If there’s one thing the Catholic Church has had to learn the hard way over the past decade, it’s the power of PR. Following the Boston Globe‘s now infamous exposé of sexual abuse by members of the clergy and the lengths to which the Church went to cover it up, Catholic Church leaders found themselves in the middle of a storm. They scrambled to make things right. They issued apologies. They created an anti-abuse counsel. The promised to do better.
But have they really? Recent events suggest otherwise.
Controversy over the appointment of a Bishop in Chile has been brewing since earlier this year when the Church chose to ordain Juan Barros in Osorno. The choice was controversial, as Barros was a protégé of the now disgraced Fernando Karadima, who, in 2011, was sanctioned by the Vatican and sentenced to a life of “penance” after proof of that he sexually abused teenage boys came to light. Barros, despite the Vatican insisting otherwise, has long been suspected of covering up Karadima’s abuse, especially after documents were leaked detailing some of the efforts made to conceal it from the public. While Barros is not explicitly indicted in those documents, testimony of the abused paired with those revelations made the case against him much stronger.
Pope Francis has struggled mightily to assure the public that the Church takes abuse seriously as protesters expressed fierce opposition to the move. Not helping matters is the fact his own sex abuse counsel stood in opposition to Barros’ appointment.
But most damaging to his efforts in saving face may be a video that recently surfaced of the Pope expressing his true feelings about the situation.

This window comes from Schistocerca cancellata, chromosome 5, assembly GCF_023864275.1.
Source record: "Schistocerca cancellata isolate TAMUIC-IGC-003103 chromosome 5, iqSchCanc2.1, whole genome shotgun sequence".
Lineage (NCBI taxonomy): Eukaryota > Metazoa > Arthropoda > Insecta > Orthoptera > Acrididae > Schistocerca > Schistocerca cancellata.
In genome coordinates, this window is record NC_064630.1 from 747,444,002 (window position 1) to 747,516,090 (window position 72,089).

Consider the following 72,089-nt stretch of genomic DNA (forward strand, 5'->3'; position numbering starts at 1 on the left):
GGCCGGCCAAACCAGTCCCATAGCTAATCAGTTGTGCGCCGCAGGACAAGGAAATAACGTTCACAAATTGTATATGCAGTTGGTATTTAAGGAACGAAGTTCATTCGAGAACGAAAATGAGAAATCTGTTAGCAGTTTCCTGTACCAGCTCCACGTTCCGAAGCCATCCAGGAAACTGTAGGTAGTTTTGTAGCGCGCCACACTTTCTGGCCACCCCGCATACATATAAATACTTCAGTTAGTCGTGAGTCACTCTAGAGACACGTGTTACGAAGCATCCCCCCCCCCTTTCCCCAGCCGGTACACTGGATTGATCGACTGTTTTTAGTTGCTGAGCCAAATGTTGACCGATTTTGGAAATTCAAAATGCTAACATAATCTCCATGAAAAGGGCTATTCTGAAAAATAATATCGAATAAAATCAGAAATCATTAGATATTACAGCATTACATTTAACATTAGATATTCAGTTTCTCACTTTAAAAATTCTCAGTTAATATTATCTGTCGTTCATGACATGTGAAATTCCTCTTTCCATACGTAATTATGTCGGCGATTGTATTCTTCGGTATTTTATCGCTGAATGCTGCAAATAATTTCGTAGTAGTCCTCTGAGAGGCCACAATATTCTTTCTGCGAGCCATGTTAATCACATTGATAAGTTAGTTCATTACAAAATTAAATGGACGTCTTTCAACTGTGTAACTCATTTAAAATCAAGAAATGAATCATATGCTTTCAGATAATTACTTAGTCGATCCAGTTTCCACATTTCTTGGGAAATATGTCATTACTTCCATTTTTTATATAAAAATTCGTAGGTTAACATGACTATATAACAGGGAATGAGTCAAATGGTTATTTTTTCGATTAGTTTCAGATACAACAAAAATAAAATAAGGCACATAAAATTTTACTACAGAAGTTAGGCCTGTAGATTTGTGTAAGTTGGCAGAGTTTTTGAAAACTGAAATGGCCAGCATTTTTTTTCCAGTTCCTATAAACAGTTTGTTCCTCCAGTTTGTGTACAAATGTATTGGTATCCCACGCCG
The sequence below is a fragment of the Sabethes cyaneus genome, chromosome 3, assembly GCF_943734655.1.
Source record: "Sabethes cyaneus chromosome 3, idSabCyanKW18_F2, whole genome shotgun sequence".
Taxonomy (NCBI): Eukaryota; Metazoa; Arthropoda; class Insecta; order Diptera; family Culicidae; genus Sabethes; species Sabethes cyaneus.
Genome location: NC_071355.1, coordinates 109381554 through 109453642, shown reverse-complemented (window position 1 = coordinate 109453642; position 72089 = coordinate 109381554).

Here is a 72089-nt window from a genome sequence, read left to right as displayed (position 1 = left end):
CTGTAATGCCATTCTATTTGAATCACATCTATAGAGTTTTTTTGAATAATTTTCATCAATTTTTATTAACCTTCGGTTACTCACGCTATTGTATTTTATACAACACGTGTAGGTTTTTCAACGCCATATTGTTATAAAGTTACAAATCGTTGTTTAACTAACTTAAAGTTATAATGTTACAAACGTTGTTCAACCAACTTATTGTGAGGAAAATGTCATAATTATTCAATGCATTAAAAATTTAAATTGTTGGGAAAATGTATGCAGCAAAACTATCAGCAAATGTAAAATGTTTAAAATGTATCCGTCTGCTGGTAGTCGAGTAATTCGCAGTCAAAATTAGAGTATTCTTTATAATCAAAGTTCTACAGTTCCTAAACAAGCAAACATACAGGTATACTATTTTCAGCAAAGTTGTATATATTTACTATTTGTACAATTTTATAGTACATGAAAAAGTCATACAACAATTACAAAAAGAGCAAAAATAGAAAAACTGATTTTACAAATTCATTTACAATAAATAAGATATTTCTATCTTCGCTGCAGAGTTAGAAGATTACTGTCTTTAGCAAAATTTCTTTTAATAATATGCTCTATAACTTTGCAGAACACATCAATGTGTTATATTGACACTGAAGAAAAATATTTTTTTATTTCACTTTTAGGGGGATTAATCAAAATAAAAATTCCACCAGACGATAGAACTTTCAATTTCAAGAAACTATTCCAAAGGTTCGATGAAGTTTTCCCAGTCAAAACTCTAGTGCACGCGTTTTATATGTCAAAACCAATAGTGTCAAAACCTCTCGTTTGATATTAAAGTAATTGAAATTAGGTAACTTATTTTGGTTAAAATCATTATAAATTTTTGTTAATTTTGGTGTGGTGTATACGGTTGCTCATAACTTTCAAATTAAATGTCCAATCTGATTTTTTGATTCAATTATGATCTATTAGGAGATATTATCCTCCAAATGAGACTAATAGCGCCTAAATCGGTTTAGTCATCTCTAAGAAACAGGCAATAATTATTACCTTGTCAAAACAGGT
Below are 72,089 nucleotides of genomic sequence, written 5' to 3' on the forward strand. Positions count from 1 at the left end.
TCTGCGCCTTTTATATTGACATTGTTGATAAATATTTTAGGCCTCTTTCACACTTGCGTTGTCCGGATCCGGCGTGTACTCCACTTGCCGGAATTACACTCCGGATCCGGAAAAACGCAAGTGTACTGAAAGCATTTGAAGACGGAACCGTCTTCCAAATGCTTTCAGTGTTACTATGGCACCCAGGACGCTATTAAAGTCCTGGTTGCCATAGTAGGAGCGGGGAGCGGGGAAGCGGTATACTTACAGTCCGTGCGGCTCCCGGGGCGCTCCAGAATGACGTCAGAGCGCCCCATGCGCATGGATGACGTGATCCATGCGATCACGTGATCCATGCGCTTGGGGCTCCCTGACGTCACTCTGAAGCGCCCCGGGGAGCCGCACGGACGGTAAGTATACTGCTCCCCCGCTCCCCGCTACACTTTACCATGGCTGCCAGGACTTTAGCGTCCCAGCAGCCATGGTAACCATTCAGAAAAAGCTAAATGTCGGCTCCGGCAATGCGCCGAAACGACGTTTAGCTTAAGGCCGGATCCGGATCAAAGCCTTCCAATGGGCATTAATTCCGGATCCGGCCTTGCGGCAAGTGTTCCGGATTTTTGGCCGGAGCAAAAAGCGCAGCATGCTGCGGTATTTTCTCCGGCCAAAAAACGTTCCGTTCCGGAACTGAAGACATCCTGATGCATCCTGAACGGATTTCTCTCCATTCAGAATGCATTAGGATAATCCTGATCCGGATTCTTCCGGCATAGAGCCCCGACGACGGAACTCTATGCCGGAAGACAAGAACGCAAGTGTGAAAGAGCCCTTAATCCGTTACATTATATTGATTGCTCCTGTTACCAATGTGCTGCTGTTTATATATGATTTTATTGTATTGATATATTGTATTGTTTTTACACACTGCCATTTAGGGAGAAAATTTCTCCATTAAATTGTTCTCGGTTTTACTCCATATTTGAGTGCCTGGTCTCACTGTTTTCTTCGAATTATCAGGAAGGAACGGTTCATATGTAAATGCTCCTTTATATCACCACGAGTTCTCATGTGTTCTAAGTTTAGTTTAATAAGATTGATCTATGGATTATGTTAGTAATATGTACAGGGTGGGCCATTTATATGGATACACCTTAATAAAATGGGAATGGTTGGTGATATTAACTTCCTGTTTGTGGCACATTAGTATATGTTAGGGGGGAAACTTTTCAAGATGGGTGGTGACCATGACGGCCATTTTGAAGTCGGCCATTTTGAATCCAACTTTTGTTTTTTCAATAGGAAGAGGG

As the New York Times reports:
Many watched in disbelief: There he was, Pope Francis, calling people in Osorno, a city in southern Chile, “dumb” for protesting against a bishop accused of being complicit in clerical sexual abuse.
“The Osorno community is suffering because it’s dumb,” Pope Francis told a group of tourists on St. Peter’s Square in Vatican City, because it “has let its head be filled with what politicians say, judging a bishop without any proof.”
“Don’t be led by the nose by the leftists who orchestrated all of this,” the pope said.
The video, filmed by an Argentine tourist in May, was obtained by a Chilean television station and broadcast Friday, quickly instilling doubts here about the pope’s commitment to protecting victims of sexual abuse.
The whole situation has become a three-ring circus and PR nightmare for the beleaguered Church. Could no one foresee that an individual closely tied with a child abuser might be considered a problem with the public? Did no one realize that Church leaders ignoring the counsel that was tasked with making them look proactive about abuse at the hands of clergy could raise questions about how seriously the Church takes this issue? Did the Pope not consider that calling those concerned about abuse “dumb” would make him look callous on the subject?
Even if Barros truly had no knowledge of the abuse, Catholic appointments are often inherently political, and this ordination was incredibly poor calculus by the Church. Not helping matters is that this revelation comes on the heels of a priest being fired for expressing sympathy for pedophiles. As the Barros/Karadima story gets pushed to the forefront once more, the juxtaposition of firing someone who expressed sympathy but merely sanctioned an actual abuser shines an even more grotesque light on the workings of the Church.
The clear takeaway is that the Church is going to have to start walking the walk on all their talk of stopping sexual abuse. Until then, that black eye delivered by the Boston Globe back in 2003 will continue to be the shiner that doesn’t fade.